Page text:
{\displaystyle {\begin{aligned}&{\color {White}.(00)}\qquad &&L=\int d\tau {\frac {k}{2}}({\dot {\mathfrak {v}}}_{x}{}^{2}+{\dot {\mathfrak {v}}}_{y}{}^{2}+{\dot {\mathfrak {v}}}_{z}{}^{2})=\int d\tau {\frac {k}{2}}({\dot {\mathfrak {v}}})^{2}.\end{aligned}}}

On the other hand, we write here:

{\displaystyle {\begin{aligned}&{\color {White}.(00)}\qquad &&U=\int d\tau {\frac {h}{2}}(\operatorname {curl} {\mathfrak {v}})^{2}.\end{aligned}}}

Through these assumptions the dynamical equations including the boundary conditions are now completely determined. The principle of least action ${\displaystyle (57)}$ furnishes:

{\displaystyle {\begin{aligned}&{\color {White}.(00)}\qquad &&\textstyle \int dt\{\int d\tau k({\dot {\mathfrak {v}}}_{x}\delta {\dot {\mathfrak {v}}}_{x}+\cdots )-\int d\tau h(\operatorname {curl} _{x}{\mathfrak {v}}\delta \operatorname {curl} _{x}{\mathfrak {v}}+\cdots )\\&&&\textstyle +\int d\sigma (X_{\nu }\delta {\mathfrak {v}}_{x}+\cdots )\}=0.\end{aligned}}}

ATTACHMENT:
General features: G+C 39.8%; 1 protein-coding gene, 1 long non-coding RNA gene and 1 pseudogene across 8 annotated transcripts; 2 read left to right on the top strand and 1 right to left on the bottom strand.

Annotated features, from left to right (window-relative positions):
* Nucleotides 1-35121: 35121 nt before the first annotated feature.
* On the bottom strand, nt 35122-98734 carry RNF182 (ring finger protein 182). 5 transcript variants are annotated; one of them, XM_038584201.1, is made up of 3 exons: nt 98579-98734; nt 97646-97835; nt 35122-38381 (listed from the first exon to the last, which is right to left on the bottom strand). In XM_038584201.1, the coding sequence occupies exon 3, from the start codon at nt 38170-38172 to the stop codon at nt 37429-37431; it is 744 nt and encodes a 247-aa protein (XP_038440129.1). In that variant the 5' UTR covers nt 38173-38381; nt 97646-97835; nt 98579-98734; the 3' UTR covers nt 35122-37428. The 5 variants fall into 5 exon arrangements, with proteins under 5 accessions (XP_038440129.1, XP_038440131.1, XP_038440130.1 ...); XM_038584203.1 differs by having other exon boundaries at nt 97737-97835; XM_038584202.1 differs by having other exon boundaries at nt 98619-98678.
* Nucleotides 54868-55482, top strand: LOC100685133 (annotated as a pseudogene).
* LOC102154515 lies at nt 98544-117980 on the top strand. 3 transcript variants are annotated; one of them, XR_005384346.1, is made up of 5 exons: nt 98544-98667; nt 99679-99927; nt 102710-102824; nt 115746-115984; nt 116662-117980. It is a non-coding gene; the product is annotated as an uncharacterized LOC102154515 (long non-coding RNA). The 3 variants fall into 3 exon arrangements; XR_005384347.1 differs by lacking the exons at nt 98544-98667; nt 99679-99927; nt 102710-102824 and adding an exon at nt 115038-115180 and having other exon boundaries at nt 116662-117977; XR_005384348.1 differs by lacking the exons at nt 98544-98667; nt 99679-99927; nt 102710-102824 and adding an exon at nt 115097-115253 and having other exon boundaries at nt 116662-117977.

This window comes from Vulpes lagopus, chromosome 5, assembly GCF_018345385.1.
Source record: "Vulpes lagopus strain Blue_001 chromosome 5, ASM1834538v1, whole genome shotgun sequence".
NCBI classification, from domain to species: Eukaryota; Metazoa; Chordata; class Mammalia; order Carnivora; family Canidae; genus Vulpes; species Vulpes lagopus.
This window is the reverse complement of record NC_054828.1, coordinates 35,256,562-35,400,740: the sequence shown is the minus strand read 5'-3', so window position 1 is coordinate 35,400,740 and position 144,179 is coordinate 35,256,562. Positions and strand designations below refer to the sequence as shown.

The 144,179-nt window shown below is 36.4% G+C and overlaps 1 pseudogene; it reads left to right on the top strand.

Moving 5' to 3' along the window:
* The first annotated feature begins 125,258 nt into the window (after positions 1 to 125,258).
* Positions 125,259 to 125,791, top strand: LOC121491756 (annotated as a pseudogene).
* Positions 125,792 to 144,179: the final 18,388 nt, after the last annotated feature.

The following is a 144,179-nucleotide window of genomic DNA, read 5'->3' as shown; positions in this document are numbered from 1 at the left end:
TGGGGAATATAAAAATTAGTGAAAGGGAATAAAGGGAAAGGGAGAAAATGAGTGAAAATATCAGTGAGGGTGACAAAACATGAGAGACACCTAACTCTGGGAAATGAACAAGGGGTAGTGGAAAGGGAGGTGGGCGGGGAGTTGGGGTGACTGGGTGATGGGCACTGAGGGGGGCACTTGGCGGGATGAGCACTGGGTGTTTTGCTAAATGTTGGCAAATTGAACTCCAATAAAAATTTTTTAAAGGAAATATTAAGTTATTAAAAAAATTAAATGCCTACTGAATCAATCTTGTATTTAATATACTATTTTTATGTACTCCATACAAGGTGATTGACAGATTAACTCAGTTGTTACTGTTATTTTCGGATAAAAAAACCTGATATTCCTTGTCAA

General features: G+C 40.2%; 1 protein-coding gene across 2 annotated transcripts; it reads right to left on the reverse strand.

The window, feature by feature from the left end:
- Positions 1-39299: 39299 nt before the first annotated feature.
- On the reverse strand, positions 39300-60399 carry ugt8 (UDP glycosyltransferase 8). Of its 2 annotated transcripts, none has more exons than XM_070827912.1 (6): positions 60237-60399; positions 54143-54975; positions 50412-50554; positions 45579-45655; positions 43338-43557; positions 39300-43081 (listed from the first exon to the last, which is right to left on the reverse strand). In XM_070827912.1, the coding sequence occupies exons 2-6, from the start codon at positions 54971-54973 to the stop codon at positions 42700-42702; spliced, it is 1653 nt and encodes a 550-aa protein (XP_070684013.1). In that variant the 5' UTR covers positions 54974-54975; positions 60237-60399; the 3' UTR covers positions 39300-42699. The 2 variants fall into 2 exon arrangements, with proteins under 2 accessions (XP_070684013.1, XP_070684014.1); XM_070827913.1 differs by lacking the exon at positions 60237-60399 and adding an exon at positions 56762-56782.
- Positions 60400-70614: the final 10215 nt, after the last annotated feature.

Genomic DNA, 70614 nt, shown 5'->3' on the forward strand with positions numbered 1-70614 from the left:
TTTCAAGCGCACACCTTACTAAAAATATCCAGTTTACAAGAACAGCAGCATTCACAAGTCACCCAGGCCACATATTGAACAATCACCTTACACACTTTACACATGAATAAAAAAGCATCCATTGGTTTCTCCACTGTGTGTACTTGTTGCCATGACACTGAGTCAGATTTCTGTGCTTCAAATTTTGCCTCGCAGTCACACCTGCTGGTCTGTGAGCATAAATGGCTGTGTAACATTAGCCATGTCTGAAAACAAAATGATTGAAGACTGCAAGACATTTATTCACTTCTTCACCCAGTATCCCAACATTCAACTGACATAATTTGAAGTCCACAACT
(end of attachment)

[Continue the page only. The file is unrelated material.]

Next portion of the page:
From this follow, in quite an analogous way to that employed above in the theory of elasticity, first, for the interior of the non-conductor:

{\displaystyle {\begin{aligned}&{\color {White}.(00)}\qquad &&k{\ddot {\mathfrak {v}}}_{x}=h\left({\frac {\partial \operatorname {curl} _{y}{\mathfrak {v}}}{\partial z}}-{\frac {\partial \operatorname {curl} _{z}{\mathfrak {v}}}{\partial y}}\right),\ \cdots \end{aligned}}}

or more briefly

{\displaystyle {\begin{aligned}&(62){\color {White}.}\qquad &&k{\ddot {\mathfrak {v}}}=-h\operatorname {curl} \operatorname {curl} {\mathfrak {v}},\end{aligned}}}

and secondly, for the surface:

{\displaystyle {\begin{aligned}&(63){\color {White}.}\qquad &&X_{\nu }=h(\operatorname {curl} _{z}{\mathfrak {v}}\cdot \cos \nu y-\operatorname {curl} _{y}{\mathfrak {v}}\cdot \cos \nu z),\ \cdots \end{aligned}}}

These equations are identical with the known electrodynamical equations, if we identify ${\displaystyle L}$ with the electric, and ${\displaystyle U}$ with the magnetic energy (or conversely). If we put

{\displaystyle {\begin{aligned}&{\color {White}.(00)}\qquad &&L={\frac {1}{8\pi }}\int d\tau \cdot \epsilon {\mathfrak {E}}^{2}\quad {\text{and}}\quad U={\frac {1}{8\pi }}\int d\tau \cdot \mu {\mathfrak {H}}^{2},\end{aligned}}}